Document Detail

Refractory coronary artery spasm after minimally invasive direct coronary artery bypass grafting.
Jump to Full Text
MedLine Citation:
PMID:  22263171     Owner:  NLM     Status:  PubMed-not-MEDLINE    
Abstract/OtherAbstract:
Postoperative coronary arterial spasm is a rare but potentially fatal complication. A 51-year-old male patient with a history of a reactive ergonovine stress test coronary angiogram developed refractory coronary artery spasm after undergoing minimally invasive direct coronary artery bypass grafting of the left anterior descending coronary artery. The patient was successfully managed with rapid implementation of intra-aortic balloon-pump counter pulsation and extracorporeal membrane oxygenation.
Authors:
Min Ho Ju; Joon-Bum Kim; Hee Jung Kim; Suk-Jung Choo
Publication Detail:
Type:  Journal Article     Date:  2011-08-18
Journal Detail:
Title:  The Korean journal of thoracic and cardiovascular surgery     Volume:  44     ISSN:  2093-6516     ISO Abbreviation:  Korean J Thorac Cardiovasc Surg     Publication Date:  2011 Aug 
Date Detail:
Created Date:  2012-01-20     Completed Date:  2012-08-23     Revised Date:  2013-05-29    
Medline Journal Info:
Nlm Unique ID:  101563922     Medline TA:  Korean J Thorac Cardiovasc Surg     Country:  Korea (South)    
Other Details:
Languages:  eng     Pagination:  288-91     Citation Subset:  -    
Affiliation:
Department of Thoracic and Cardiovascular Surgery, Asan Medical Center, University of Ulsan College of Medicine, Korea.
Export Citation:
APA/MLA Format     Download EndNote     Download BibTex
MeSH Terms
Descriptor/Qualifier:

From MEDLINE®/PubMed®, a database of the U.S. National Library of Medicine

Full Text
Journal Information
Journal ID (nlm-ta): Korean J Thorac Cardiovasc Surg
Journal ID (publisher-id): KJTCS
ISSN: 2233-601X
ISSN: 2093-6516
Publisher: Korean Society for Thoracic and Cardiovascular Surgery
Article Information
Download PDF
© The Korean Society for Thoracic and Cardiovascular Surgery. 2011. All right reserved.
open-access:
Received Day: 17 Month: 12 Year: 2010
Revision Received Day: 10 Month: 4 Year: 2011
Accepted Day: 31 Month: 5 Year: 2011
Print publication date: Month: 8 Year: 2011
Electronic publication date: Day: 18 Month: 8 Year: 2011
Volume: 44 Issue: 4
First Page: 288 Last Page: 291
ID: 3249322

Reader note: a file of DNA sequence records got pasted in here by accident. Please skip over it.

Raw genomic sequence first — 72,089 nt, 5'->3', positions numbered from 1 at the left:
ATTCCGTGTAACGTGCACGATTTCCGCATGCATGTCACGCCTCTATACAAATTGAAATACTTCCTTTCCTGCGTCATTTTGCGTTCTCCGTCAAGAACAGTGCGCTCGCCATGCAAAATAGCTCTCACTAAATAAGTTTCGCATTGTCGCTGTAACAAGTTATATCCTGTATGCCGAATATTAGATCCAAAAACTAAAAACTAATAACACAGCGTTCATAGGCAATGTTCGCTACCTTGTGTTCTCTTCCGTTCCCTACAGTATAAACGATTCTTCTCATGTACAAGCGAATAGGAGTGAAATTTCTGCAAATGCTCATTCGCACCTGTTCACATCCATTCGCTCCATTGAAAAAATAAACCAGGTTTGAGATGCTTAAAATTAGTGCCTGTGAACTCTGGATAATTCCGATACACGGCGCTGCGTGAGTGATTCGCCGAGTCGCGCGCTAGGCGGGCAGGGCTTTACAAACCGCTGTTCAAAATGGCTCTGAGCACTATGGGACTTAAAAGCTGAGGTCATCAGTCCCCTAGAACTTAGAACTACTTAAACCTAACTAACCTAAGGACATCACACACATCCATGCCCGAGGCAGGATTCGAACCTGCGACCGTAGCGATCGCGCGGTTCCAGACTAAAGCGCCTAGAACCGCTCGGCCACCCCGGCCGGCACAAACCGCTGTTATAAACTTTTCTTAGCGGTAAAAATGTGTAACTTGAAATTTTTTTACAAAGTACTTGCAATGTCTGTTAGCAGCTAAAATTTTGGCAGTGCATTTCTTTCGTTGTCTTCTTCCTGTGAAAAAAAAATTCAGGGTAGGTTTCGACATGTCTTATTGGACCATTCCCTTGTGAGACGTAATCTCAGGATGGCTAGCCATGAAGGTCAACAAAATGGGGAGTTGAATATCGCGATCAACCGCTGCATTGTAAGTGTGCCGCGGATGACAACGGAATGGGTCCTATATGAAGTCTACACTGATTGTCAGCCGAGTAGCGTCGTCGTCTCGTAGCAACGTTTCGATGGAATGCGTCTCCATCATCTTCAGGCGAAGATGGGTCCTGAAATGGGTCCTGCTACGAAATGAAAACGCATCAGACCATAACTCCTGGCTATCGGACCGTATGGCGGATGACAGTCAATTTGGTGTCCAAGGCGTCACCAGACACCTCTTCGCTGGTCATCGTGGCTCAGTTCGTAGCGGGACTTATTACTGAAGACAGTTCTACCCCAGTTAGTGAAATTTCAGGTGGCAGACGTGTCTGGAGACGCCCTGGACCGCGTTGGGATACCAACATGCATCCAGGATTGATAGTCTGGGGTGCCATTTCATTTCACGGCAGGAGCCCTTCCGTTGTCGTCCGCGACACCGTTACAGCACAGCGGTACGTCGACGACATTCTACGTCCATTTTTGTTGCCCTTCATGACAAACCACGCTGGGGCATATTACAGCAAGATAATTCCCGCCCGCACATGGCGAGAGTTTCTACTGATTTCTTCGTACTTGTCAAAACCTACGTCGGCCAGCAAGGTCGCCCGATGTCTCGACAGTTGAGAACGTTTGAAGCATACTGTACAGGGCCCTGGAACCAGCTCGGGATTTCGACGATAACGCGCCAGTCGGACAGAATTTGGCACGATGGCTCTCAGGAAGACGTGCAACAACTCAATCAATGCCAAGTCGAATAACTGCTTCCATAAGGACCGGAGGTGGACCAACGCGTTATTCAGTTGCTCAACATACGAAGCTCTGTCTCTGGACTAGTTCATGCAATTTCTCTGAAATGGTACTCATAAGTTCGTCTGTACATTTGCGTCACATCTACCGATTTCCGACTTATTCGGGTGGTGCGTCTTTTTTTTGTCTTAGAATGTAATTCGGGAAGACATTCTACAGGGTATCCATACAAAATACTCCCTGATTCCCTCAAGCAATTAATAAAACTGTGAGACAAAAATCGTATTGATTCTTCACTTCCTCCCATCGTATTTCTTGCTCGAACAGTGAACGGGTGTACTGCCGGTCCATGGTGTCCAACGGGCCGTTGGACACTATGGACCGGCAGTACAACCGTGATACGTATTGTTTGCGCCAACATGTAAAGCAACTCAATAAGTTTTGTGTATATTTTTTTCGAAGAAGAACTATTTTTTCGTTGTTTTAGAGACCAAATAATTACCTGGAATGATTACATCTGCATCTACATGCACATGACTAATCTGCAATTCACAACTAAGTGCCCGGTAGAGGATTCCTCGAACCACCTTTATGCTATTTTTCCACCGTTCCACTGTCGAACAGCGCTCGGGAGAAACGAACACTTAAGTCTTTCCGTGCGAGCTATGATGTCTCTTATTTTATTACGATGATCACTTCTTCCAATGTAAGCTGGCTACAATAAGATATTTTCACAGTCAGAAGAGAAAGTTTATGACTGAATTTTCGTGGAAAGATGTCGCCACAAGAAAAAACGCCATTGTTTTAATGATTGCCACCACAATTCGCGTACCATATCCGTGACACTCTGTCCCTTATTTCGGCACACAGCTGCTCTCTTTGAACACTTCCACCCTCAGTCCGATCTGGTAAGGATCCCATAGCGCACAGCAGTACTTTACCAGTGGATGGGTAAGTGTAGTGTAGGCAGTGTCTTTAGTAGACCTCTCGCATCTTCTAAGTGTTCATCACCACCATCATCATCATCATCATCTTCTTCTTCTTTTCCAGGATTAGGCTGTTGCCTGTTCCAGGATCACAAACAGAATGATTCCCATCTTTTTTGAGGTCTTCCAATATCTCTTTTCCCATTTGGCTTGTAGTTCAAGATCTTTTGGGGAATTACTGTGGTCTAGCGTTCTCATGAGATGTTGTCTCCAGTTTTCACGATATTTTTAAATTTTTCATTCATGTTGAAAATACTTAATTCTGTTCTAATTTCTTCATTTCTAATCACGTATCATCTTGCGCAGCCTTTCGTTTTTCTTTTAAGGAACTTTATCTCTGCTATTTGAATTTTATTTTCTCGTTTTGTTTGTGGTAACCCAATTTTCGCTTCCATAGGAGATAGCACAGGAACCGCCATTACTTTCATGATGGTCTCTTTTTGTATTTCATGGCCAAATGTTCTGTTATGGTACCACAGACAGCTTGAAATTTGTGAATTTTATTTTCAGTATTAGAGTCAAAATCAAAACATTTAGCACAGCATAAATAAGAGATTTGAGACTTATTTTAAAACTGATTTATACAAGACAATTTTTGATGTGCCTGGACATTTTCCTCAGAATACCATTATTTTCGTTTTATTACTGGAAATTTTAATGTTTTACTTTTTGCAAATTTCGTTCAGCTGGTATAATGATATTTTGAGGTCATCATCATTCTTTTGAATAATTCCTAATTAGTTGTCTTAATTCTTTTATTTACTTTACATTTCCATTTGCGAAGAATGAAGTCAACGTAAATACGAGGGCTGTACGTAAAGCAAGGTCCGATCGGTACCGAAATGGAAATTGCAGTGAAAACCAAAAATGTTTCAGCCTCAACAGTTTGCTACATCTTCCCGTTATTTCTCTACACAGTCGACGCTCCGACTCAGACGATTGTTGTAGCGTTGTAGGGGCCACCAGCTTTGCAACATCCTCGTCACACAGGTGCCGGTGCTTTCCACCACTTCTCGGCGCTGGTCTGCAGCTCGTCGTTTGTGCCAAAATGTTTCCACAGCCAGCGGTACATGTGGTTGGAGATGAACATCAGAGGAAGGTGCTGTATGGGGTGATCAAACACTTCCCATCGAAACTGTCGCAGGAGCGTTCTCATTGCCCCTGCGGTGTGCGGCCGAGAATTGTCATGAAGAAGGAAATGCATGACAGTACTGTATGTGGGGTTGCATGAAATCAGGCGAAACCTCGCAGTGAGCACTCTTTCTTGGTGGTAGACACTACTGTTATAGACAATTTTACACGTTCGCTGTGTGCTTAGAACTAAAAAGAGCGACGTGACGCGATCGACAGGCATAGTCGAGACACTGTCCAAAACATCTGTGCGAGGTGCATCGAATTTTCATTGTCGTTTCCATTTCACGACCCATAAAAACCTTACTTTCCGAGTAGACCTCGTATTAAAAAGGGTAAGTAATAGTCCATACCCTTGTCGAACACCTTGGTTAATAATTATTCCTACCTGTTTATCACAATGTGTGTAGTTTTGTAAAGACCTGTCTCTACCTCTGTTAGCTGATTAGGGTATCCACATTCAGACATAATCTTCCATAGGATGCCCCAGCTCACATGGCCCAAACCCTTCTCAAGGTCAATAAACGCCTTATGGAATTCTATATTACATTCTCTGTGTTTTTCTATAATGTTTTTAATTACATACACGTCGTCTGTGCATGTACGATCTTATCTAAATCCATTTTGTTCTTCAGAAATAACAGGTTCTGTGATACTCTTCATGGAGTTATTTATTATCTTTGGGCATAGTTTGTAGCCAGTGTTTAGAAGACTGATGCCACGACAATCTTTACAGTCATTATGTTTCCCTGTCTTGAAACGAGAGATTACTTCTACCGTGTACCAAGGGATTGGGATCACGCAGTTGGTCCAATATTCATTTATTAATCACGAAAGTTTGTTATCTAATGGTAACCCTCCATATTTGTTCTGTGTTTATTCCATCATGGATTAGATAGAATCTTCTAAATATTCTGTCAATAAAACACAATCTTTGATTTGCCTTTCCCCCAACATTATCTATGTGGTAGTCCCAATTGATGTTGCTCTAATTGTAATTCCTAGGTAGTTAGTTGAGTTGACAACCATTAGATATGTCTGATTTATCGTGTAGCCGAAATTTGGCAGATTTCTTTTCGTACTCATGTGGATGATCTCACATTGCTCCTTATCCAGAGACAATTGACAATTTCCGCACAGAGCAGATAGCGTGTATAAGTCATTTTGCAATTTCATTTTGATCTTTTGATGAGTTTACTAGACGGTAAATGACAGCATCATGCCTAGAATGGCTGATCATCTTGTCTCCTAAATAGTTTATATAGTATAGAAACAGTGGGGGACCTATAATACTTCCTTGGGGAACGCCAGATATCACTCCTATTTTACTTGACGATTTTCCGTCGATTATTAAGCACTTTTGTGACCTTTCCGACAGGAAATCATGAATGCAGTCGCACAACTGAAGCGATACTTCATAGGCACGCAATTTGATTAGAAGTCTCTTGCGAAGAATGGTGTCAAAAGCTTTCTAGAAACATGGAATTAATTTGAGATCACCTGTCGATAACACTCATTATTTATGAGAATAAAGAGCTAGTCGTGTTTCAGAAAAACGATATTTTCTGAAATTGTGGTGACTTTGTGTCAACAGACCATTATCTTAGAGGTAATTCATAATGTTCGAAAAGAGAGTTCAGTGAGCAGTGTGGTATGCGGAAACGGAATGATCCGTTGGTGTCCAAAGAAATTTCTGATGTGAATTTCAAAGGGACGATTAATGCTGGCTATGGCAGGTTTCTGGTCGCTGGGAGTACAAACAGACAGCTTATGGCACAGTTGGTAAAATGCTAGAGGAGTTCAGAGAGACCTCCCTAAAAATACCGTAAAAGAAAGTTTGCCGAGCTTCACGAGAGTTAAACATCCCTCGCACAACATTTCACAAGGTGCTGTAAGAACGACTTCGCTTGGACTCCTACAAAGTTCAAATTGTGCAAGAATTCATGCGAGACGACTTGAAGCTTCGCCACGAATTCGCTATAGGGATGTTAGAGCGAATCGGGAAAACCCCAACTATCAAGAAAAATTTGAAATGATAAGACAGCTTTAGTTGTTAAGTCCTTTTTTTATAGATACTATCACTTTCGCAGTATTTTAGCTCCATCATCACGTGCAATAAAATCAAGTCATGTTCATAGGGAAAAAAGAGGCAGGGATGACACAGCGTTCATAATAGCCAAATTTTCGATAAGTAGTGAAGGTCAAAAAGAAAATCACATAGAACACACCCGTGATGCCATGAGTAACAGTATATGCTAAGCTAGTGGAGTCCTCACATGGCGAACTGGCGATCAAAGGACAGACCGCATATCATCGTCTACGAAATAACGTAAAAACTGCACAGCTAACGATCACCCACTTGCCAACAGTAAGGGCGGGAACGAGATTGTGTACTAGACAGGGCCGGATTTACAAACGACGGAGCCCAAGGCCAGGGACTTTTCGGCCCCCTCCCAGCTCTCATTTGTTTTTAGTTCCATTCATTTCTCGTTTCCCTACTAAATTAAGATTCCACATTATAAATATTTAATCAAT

PubMed Id: 22263171
DOI: 10.5090/kjtcs.2011.44.4.288

Refractory Coronary Artery Spasm after Minimally Invasive Direct Coronary Artery Bypass Grafting
Min Ho Ju, M.D.*
Joon-Bum Kim, M.D.*
Hee Jung Kim, M.D.**
Suk-Jung Choo, M.D.*
*Department of Thoracic and Cardiovascular Surgery, Asan Medical Center, University of Ulsan College of Medicine, Korea.
**Department of Thoracic and Cardiovascular Surgery, Sunchoen St. Carollo Hospital, Korea.
Correspondence: Corresponding author: Suk-Jung Choo, Department of Thoracic and Cardiovascular Surgery, Asan Medical Center, University of Ulsan College of Medicine, 388-1, Pungnap-dong, Songpa-gu, Seoul 138-736, Korea. (Tel) 82-2-3010-3954, (Fax) 82-2-3010-6966, sjchoo@amc.seoul.kr

CASE REPORT

A 51-year-old male patient with a left anterior descending coronary artery (LAD) stent placement 2 years earlier presented with recent chest pains. A follow-up angiogram 1 year after the initial stenting revealed an in-stent restenosis that required stenting. Recurrent chest pains 8 months thereafter were positive for inducible spasm of the left circumflex (LCx) and right coronary arteries (RCA) by ergonovine stress test coronary angiogram leading to a diagnosis compatible with variant angina. In the current admission the coronary angiogram showed a 95% stenotic lesion in the stent comprising a high critical stenosis of the LAD (Fig. 1). As the left ventricle was viable but ischemic without acute myocardial infarction, the patient was scheduled for urgent surgery. The preoperative echocardiogram at the time revealed an ejection fraction of 57%.

Due to the need to bypass only the LAD, a single left internal thoracic artery (LITA) to LAD bypass was performed by minimally invasive direct coronary artery bypass grafting (MIDCAB). The LITA was harvested under direct vision through a 10-cm left antero-lateral skin incision over the fourth inter-costal space. Given the patient's history of variant angina, on-pump beating heart surgery was performed as a preemptive measure against the possibility of intraoperative coronary spasm, in which case effective resuscitation would be difficult in the off-pump coronary artery bypass grafting (OPCAB) status. The arterial inflow was established through the left femoral artery and venous drainage through a percutaneous dual stage venous catheter that was passed into the right atrium. The surgery was uneventful and a postoperative transit time flow meter (Medistim BF model; Medistim, Oslo, Norway) showed excellent LITA flow characteristics with a mean flow and pulsatility index of 31 mL/min and 2.2, respectively. However, shortly after transfer to the intensive care unit, the patient developed sudden hypotension and marked precordial pan S-T segment elevation. Immediate intravenous isosorbide dinitrate combined with incremental inotropic support failed to normalize the electrocardiography (EKG) and the hemodynamic condition with worsening of lactic acidosis. Therefore, intra-aortic balloon-pump counter pulsation (IABP) was instituted followed by emergency coronary angiogram. Severe generalized spasm with near luminal obliteration of the native LAD was noted (Fig. 2). However, the integrity of the LITA anastomosis with the LAD was found to be intact. The RCA and LCx arteries were not spastic.